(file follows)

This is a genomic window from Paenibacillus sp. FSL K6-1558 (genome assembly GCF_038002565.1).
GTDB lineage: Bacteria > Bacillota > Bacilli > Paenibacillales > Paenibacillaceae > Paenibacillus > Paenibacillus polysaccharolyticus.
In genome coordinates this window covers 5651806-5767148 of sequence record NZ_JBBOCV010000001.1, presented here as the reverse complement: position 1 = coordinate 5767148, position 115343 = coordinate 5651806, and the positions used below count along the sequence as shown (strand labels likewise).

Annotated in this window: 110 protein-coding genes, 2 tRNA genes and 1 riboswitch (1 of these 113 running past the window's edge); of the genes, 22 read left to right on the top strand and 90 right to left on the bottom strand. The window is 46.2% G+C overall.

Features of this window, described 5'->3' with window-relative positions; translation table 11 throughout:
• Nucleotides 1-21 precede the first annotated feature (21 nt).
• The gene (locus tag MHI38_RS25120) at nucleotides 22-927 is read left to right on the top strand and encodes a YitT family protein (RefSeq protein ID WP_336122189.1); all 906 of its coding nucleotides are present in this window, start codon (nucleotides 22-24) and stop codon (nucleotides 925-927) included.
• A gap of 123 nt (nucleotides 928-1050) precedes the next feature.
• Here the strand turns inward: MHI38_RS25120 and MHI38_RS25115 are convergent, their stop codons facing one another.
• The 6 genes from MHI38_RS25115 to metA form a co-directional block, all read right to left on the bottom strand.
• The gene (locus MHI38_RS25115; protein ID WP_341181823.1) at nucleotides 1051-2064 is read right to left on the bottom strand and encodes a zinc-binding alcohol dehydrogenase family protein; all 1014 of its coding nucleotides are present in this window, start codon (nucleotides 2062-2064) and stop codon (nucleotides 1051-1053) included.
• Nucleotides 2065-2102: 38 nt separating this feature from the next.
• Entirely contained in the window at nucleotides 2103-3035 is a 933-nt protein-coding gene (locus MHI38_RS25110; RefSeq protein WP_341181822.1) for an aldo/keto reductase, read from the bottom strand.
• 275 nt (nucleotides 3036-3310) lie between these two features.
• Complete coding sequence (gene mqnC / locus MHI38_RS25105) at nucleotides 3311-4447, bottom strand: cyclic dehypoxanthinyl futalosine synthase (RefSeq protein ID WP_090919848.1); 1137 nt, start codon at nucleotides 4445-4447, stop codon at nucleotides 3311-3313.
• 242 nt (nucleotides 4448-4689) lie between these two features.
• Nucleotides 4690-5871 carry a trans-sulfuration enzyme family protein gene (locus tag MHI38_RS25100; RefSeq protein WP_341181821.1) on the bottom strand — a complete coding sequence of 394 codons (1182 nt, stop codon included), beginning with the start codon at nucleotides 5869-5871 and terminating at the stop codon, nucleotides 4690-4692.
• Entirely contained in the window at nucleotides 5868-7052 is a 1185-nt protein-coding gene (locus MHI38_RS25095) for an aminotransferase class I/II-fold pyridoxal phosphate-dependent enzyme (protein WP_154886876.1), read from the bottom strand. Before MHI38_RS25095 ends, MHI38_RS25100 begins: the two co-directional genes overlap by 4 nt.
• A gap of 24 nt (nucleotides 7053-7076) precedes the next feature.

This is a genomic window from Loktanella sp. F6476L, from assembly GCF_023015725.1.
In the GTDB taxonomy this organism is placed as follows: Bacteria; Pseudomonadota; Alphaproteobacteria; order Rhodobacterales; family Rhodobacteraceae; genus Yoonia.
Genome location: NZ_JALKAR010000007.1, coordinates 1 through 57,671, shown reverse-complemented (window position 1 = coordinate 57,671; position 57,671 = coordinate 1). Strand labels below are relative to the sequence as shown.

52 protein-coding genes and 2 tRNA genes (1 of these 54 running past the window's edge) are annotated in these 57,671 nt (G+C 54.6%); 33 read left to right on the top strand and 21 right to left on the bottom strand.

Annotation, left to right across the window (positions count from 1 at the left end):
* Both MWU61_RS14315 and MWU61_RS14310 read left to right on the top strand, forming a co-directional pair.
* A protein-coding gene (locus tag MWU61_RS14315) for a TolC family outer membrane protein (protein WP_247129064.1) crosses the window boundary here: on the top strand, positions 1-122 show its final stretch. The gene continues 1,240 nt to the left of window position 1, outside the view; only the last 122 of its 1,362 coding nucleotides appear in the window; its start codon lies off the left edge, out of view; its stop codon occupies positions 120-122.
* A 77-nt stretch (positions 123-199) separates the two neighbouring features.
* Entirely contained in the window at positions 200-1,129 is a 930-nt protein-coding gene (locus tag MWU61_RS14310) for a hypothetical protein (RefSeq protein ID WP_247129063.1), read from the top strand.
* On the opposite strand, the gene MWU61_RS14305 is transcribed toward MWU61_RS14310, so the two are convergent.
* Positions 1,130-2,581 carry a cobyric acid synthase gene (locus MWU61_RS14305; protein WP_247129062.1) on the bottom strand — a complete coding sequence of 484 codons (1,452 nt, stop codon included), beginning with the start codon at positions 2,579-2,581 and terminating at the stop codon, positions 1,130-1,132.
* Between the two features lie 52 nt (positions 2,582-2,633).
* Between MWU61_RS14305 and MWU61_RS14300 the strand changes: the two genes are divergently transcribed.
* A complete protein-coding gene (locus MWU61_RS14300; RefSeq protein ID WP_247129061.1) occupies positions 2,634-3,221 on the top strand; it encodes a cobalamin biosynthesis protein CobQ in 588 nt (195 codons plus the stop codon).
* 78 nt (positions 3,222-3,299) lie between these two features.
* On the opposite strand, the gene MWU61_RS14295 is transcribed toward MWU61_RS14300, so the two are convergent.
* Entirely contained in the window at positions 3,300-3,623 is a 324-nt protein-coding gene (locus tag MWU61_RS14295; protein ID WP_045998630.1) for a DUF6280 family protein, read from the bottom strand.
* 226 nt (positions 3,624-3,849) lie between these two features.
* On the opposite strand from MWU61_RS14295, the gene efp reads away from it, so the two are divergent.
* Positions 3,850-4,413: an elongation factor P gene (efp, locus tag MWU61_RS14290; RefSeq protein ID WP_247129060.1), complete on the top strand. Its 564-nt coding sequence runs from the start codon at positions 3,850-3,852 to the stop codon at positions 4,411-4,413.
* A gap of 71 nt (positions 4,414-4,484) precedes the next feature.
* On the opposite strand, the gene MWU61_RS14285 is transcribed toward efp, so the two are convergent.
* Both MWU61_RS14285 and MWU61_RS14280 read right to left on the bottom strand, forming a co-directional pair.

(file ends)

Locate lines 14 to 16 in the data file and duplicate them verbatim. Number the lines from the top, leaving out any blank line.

• 275 nt (nucleotides 3036-3310) lie between these two features.
• Complete coding sequence (gene mqnC / locus MHI38_RS25105) at nucleotides 3311-4447, bottom strand: cyclic dehypoxanthinyl futalosine synthase (RefSeq protein ID WP_090919848.1); 1137 nt, start codon at nucleotides 4445-4447, stop codon at nucleotides 3311-3313.
• 242 nt (nucleotides 4448-4689) lie between these two features.